Power Rankings-September 2011

Everyone loves rankings right? Here I’ve compiled the top 10 books, writers, and artists from the books I read in September. Each month I’ll compile these lists and compare how each book did in the month prior. This way you’ll know what books and creative teams are the ones to look out for. Be sure and sound out in the comments section!

Top 10 Books

1

Batman

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2

I, Vampire

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3

Animal Man

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4

Wonder Woman

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5

The Flash

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6

Green Lantern

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7

Aquaman

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8

Green Lantern: New Guardians

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9

Action Comics

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10

Demon Knights

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I’ve already discussed these books in detail in my reviews of the new 52, so I won’t go into great detail here. There were a lot of great books last month. Some were expected (Batman, Green Lantern, Action Comics) while others were out of left field surprises (I, Vampire, Wonder Woman, Demon Knights). I’m eager to see how these books remain quality wise, and see what books make the jump into the top 10 in the future.

Top 10 Writers

1

Scott Snyder

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2

Jeff Lemire

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3

Geoff Johns

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4

Joshua Hale Fialkov

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5

Brian Azzarello

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6

Grant Morrison

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7

 Jimmy Palmiotti and Justin Gray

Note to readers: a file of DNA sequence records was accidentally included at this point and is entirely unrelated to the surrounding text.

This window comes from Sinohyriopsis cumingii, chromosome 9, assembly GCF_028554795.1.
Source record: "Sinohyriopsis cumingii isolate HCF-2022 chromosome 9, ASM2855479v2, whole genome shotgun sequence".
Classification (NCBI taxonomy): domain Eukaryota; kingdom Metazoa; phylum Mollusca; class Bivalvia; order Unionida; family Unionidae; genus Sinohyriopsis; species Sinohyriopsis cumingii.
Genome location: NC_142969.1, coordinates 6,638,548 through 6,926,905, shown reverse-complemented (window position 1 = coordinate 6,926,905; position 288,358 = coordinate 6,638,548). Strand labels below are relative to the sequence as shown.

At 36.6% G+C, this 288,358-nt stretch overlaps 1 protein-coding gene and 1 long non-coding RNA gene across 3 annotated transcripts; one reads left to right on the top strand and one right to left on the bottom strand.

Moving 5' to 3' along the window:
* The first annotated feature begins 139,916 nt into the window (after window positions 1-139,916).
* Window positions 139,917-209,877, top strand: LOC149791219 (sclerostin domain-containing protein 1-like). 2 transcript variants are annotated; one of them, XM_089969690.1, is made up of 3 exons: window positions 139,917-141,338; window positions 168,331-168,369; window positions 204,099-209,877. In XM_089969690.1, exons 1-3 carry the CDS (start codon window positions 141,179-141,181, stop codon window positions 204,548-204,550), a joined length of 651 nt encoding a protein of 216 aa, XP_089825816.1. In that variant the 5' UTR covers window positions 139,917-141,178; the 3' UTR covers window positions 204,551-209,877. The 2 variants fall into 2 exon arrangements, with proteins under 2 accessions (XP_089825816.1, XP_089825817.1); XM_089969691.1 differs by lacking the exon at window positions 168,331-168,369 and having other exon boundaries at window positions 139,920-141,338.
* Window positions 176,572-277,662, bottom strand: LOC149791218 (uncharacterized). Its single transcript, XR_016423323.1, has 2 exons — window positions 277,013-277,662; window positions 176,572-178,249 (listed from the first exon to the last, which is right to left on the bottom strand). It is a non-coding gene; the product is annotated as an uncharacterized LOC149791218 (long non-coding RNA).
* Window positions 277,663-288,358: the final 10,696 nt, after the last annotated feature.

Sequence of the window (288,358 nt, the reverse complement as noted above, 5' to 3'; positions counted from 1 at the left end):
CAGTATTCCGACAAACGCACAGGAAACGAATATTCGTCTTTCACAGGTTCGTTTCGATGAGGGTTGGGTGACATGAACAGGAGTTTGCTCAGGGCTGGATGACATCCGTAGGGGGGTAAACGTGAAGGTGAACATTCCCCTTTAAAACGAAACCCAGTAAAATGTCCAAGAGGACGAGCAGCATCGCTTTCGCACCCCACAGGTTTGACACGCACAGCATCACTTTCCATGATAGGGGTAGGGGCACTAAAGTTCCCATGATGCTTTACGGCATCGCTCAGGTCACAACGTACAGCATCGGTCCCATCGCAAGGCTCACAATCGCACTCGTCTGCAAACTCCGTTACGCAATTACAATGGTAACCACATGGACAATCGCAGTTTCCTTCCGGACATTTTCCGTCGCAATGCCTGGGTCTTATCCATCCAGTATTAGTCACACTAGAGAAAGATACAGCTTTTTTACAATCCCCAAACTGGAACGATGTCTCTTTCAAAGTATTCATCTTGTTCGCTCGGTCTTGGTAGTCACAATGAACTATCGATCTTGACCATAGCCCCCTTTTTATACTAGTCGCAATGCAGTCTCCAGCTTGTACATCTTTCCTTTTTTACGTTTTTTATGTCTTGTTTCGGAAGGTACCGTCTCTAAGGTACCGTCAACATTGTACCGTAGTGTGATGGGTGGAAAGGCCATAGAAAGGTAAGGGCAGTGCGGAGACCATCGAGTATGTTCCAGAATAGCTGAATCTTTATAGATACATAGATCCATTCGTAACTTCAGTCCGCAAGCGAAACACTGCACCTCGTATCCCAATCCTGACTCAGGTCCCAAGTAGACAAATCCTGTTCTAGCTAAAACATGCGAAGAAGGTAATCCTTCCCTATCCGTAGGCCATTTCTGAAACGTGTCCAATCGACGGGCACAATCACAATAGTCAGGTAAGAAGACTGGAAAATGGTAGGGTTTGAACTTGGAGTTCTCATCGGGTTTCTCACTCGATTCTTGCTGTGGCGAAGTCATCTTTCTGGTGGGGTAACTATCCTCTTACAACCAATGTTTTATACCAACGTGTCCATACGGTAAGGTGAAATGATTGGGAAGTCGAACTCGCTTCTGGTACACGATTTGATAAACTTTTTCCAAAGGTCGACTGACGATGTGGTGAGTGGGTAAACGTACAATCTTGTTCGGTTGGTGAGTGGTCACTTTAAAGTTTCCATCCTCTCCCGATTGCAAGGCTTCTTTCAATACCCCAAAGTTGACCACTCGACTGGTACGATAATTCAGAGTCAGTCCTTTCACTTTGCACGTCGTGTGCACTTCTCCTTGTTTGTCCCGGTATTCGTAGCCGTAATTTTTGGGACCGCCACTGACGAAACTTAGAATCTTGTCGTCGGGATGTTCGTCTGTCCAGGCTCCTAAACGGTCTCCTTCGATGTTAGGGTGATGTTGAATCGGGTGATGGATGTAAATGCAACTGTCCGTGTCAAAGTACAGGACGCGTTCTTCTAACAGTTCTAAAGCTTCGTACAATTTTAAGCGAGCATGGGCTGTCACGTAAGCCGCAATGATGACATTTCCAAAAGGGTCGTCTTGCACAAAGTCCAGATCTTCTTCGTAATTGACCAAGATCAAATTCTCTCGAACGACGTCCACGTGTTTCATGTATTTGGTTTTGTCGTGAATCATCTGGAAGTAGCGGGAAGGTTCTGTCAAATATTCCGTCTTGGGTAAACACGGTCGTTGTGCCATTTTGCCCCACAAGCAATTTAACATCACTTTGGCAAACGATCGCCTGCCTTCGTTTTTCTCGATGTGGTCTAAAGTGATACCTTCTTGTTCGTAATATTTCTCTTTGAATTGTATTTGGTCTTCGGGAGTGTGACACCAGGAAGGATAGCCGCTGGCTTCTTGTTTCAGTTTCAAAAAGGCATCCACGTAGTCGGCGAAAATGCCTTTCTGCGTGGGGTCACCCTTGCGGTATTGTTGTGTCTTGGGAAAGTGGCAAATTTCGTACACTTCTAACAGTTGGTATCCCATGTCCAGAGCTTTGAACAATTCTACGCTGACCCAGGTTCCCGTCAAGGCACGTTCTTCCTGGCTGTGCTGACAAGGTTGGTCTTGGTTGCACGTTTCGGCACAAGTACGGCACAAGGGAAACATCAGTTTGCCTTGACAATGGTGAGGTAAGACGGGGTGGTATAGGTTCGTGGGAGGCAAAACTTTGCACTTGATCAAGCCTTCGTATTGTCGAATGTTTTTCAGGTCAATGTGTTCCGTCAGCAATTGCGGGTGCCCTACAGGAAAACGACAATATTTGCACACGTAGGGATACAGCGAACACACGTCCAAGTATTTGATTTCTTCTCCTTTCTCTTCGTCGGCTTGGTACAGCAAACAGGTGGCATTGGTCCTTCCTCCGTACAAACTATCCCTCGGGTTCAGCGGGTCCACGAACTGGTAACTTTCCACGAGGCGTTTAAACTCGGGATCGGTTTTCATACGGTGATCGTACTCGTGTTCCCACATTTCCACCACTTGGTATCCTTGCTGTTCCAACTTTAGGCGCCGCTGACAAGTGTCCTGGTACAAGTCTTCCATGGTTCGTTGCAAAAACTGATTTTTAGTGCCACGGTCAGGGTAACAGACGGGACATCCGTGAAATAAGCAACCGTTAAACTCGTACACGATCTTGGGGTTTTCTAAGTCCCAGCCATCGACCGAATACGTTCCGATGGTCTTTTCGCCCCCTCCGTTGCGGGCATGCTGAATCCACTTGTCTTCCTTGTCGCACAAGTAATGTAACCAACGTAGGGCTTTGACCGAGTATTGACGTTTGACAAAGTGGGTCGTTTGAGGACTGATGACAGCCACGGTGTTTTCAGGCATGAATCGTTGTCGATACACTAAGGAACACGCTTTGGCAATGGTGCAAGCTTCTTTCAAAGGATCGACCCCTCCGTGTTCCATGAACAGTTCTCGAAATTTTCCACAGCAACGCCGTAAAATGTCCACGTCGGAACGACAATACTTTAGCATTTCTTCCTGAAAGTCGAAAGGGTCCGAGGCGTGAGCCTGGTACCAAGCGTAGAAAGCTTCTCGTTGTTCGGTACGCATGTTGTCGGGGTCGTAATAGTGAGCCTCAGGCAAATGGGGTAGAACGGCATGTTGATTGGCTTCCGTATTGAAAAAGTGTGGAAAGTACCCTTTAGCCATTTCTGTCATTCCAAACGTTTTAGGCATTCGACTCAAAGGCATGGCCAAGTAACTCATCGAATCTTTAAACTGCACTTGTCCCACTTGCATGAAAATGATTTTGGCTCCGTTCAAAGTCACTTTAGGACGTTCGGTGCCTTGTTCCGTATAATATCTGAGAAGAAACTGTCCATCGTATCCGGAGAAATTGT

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8

Tony Bedard

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9

 Peter Tomasi

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10

Paul Jenkins

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Going into the new 52 Geoff Johns was THE writer to follow. His Justice League book was the first book out of the gate and is basically the foundation for the entire line. His GL book was one of the consistently best selling books pre-September and his work on Aquaman in Brightest Day made the prospect of his Aquaman comic extremely enticing. Nevertheless it was two relative newcomers to DC comics, Scott Snyder and Jeff Lemire that have made the New 52 so exciting. Snyder was the man of the hour with his stellar Batman and Swamp Thing books, but Lemire wasn’t far behind with his wonderful Animal Man and Frankenstein books. The amount of potential in these two writers alone is staggering and I expect really great things from them in the future. Another newcomer, Joshua Hale Fialkov, knocked it out of the park on his first issue of I, Vampire, a book I expected to hate but was my second favorite book. Much in the same way Brian Azzarello actually made me interested in a book about Wonder Woman, which is no mean feat. Grant Morrison is one of the greatest writers in the industry, but the first issue of Action Comics lacked a little of his usual magic. Jimmy Palmiotti and Justin Gray continue their stories of Jonah Hex in All Star Western, which had a really great first issue. Tony Bedard and Peter Tomasi both rocked the first issues of their GL books and also did admirable jobs on their other books, Blue Beetle and Batman and Robin, respectively. Finally Paul Jenkins did a great job on the first issue of his Deadman arc in DC Universe Presents but faltered a little in Batman: The Dark Knight, retreading a little too much ground seen in Snyder’s Batman.